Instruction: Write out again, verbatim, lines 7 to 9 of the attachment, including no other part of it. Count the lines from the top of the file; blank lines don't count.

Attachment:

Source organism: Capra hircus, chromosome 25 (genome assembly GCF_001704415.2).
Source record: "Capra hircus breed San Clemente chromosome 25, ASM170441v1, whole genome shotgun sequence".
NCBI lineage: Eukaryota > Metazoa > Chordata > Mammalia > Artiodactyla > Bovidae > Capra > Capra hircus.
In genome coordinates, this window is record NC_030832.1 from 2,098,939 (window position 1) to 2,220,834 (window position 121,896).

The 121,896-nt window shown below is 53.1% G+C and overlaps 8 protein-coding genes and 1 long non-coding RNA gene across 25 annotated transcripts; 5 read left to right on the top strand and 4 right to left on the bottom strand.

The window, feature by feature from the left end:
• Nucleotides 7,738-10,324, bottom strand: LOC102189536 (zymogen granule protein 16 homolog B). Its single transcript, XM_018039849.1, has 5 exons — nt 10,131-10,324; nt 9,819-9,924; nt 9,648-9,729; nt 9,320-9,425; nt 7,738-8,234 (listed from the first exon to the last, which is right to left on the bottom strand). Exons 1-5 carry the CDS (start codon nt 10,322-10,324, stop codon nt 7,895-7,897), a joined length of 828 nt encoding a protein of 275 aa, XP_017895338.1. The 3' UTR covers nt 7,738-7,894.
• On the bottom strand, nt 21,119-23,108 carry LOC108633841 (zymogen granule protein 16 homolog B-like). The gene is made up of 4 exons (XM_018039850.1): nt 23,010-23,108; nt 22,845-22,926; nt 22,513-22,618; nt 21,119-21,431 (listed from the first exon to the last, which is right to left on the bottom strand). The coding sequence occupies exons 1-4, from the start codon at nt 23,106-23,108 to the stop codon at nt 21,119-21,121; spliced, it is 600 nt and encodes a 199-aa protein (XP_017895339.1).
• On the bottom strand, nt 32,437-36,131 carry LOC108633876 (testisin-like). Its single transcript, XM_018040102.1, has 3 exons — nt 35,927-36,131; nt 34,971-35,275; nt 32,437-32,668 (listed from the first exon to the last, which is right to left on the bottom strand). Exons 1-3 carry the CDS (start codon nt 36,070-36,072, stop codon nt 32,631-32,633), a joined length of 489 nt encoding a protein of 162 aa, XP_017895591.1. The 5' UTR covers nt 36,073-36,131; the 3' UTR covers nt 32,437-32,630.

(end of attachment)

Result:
• Nucleotides 7,738-10,324, bottom strand: LOC102189536 (zymogen granule protein 16 homolog B). Its single transcript, XM_018039849.1, has 5 exons — nt 10,131-10,324; nt 9,819-9,924; nt 9,648-9,729; nt 9,320-9,425; nt 7,738-8,234 (listed from the first exon to the last, which is right to left on the bottom strand). Exons 1-5 carry the CDS (start codon nt 10,322-10,324, stop codon nt 7,895-7,897), a joined length of 828 nt encoding a protein of 275 aa, XP_017895338.1. The 3' UTR covers nt 7,738-7,894.
• On the bottom strand, nt 21,119-23,108 carry LOC108633841 (zymogen granule protein 16 homolog B-like). The gene is made up of 4 exons (XM_018039850.1): nt 23,010-23,108; nt 22,845-22,926; nt 22,513-22,618; nt 21,119-21,431 (listed from the first exon to the last, which is right to left on the bottom strand). The coding sequence occupies exons 1-4, from the start codon at nt 23,106-23,108 to the stop codon at nt 21,119-21,121; spliced, it is 600 nt and encodes a 199-aa protein (XP_017895339.1).
• On the bottom strand, nt 32,437-36,131 carry LOC108633876 (testisin-like). Its single transcript, XM_018040102.1, has 3 exons — nt 35,927-36,131; nt 34,971-35,275; nt 32,437-32,668 (listed from the first exon to the last, which is right to left on the bottom strand). Exons 1-3 carry the CDS (start codon nt 36,070-36,072, stop codon nt 32,631-32,633), a joined length of 489 nt encoding a protein of 162 aa, XP_017895591.1. The 5' UTR covers nt 36,073-36,131; the 3' UTR covers nt 32,437-32,630.